In the romance languages ‘primavera’ means springtime – a time for growth, rebirth, hope, enlightenment and potential.

But how is this relevant in Australia, where we only really have two seasons: summer and almost summer? Well, benefaction. Primavera is an optimistic and anticipated annual exhibition at the Museum of Contemporary Art at this time each year, which shows the works of Australian artists under 35. Initiated two decades ago by Dr Edward Jackson AM and Mrs Cynthia Jackson AM in memory of their daughter who died at the age of 29, Primavera has fertilised the career of several important Australian artists including David Griggs, Nell, Agatha Gothe-Snape, Michael Zavros, Shaun Gladwell, TV Moore, Jackson Slattery and The Kingpins.

The 2012 exhibition features seven artists representing most states and territories. It’s the second year for MCA curator Anna Davis, but her first back inside the building after 2011’s off-site variation. The focus of her curatorial interrogation is the process of looking inwards and so the exhibition seems to be a meditation on the bending and blending of time, looking forward and backwards to catch-up, revise and even build illusions of history.

Re-living Room by Anastasia Klose seems to sum up these themes best as she inhabits a small, semi-enclosed structure during all gallery opening hours. This work, which re-enacts a period of unemployment, will see her eating junk food on the sofa, watching and dancing to music television alchemising her previous inactivity into a work of art – the artist fee for her inclusion significantly turning her unemployment into employment 10 years later.

Also recreating the past is Northern Territory-based artist Dion Beasley, who reconstructs landscapes from cardboard as environments for the lives of the camp canines he once lived with. Reconstructing narratives for social hierarchies, civil battles and culture, Beasley creates reflections for humans played out by animals.

Bending Time is a collection of video, film and photographic works by Justine Varga. Themes of darkness and studies of emptiness are illuminated in works that depict the artist’s observations on the subtle effects of even short periods of time. Thick with time, Varga’s detailed and hypnotic observations of familiar spaces such as her studio, can be hallucinatory as the works attempt to draw you in a state free of scale, form and context.

Todd McMillan’s 16-milimetre films are meditatively revealing. In albatross, 2012 we see the endangered Shy Albatross flying off the coast of Tasmania. As the light hits the lens, it erases the image of the fleeting bird, suggesting an erasure of memory and the proximity of extinction. Historically, the albatross symbolises sailors lost at see, only solidifying the work’s cadence of history’s dissolve and depletion.

Kate Mitchell’s video work Fall Stack, 2011 similarly deals with subtraction while My Life in Nuts, made for this exhibition, focuses on the additive quality of personal history, specifically counting each day the artist has been alive by adding a single unshelled peanut to a mound that, at the opening, will total 11,137. Often absurd and humorous, Mitchell’s performance-based pieces refer to what she calls the “cartoon impossible”. In another video – this time dealing with neither addition nor subtraction but infinite ineffective labour – Mitchell climbs a ladder up and out of the ceiling of a room only to appear moments later through the floor in an endless and exhausting cycle.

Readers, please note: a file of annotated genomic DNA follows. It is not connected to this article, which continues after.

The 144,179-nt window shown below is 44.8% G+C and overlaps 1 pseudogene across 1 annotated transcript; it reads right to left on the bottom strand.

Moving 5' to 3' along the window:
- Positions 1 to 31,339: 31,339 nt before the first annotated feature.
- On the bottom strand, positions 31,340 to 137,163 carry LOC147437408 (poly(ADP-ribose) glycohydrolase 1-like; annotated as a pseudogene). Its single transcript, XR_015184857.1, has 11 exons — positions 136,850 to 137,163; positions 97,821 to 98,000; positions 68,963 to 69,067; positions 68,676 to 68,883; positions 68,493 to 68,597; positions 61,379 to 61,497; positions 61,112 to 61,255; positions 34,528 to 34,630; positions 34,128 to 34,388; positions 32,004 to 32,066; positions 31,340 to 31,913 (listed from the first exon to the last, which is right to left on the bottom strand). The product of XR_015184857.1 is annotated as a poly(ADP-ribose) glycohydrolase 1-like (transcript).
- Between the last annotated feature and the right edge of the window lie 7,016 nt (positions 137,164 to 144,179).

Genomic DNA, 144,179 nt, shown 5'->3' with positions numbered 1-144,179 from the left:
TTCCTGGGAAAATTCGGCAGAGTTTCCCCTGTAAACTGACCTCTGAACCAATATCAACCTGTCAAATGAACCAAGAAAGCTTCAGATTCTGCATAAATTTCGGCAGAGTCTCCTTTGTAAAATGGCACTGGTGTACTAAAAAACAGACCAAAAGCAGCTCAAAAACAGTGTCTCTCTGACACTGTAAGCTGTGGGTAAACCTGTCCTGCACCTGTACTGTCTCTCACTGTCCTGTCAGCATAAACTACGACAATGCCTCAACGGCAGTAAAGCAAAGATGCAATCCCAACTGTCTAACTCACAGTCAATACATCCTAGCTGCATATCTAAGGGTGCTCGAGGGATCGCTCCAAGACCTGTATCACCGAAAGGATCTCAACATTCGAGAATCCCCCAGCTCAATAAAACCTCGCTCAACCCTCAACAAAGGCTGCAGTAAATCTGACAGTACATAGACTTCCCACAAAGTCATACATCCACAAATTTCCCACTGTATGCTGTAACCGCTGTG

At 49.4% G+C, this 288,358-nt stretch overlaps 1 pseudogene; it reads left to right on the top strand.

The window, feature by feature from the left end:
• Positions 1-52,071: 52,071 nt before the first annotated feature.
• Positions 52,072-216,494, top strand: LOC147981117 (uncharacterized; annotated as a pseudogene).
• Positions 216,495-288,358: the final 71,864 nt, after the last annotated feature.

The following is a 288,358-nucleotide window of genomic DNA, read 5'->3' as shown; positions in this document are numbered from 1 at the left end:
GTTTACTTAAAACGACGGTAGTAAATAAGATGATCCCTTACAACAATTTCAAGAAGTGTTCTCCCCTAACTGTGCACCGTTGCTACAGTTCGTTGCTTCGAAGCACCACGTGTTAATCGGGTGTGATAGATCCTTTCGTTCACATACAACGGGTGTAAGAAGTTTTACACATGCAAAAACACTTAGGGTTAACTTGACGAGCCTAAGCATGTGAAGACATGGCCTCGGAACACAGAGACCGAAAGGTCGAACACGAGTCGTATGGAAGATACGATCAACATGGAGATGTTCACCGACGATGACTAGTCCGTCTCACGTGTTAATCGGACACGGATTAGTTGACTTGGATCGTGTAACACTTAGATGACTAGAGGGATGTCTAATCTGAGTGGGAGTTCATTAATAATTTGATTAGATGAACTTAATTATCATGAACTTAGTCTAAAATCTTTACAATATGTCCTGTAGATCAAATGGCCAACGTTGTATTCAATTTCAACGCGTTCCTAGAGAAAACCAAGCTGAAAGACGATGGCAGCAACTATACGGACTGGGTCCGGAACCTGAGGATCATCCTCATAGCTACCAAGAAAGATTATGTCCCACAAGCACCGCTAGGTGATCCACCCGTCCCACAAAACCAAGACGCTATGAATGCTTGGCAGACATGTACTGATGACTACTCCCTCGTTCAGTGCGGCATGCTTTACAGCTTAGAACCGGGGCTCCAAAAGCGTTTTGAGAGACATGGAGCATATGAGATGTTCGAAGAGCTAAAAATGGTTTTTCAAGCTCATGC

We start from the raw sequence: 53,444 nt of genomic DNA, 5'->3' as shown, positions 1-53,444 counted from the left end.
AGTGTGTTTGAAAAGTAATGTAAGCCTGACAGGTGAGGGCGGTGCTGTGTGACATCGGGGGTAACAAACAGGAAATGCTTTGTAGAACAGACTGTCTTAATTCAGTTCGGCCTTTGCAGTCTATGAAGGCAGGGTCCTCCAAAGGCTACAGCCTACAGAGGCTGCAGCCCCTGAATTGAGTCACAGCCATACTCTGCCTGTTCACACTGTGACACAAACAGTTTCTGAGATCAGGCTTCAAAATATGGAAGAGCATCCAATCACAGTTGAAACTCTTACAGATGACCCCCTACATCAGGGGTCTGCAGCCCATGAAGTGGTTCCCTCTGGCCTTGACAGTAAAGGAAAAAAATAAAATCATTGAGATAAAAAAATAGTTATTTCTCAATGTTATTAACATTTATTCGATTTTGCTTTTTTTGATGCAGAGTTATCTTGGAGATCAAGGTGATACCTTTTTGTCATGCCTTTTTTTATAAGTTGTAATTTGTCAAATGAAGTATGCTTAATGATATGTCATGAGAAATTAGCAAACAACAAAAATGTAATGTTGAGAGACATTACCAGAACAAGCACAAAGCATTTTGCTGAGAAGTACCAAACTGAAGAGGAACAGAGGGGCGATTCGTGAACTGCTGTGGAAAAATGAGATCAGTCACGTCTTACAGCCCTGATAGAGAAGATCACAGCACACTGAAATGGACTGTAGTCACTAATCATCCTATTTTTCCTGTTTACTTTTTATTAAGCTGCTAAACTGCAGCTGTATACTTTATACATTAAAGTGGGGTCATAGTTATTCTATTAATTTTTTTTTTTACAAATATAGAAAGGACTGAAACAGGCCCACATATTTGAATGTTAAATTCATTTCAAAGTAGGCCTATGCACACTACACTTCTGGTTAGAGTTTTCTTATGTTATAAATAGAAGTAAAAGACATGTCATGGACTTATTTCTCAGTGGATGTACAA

Repetition is empathised in Benjamin Forster’s kinetic sculpture Notes on Particulates, 2012, which works its way to demise as paper is constantly printed and re-fed into itself. Similarly, his work Discourse, 2010 simulates a never-ending dialogue between the philosophers Karl Marx and Adam Smith. Receipt paper printed with the authors’ corresponding texts creates disorder upon the gallery floor symbolic of the digressions of human thought.

Referencing his Injinoo heritage, Queensland artist Teho Ropeyarn combines Aboriginal and Torres Straight Islander designs to signify his belief in sharing histories and keeping his people’s language, art and culture alive. Telling stories of Upudhi, the Rainbow Serpent and of ‘spirit streams’ represented by crocodiles swimming in a figure eight, Ropeyarn uses vinyl cut printing to reflect on a whole history of storytelling.

Exploring the inner worlds of artists, reflecting upon experiences (real, imparted or interpreted) and creating fictional and alternate realities, chasing history and reinterpreting knowledge and time – even in the almost mono-climate of Sydney, we witness ideas and perspectives that rejuvenate. Blooming for this year’s Primavera are the bulbs of next season’s most alluring creative pollen.

Primavera 2012 shows at the Museum of Contemporary Art from October 4 to December 2.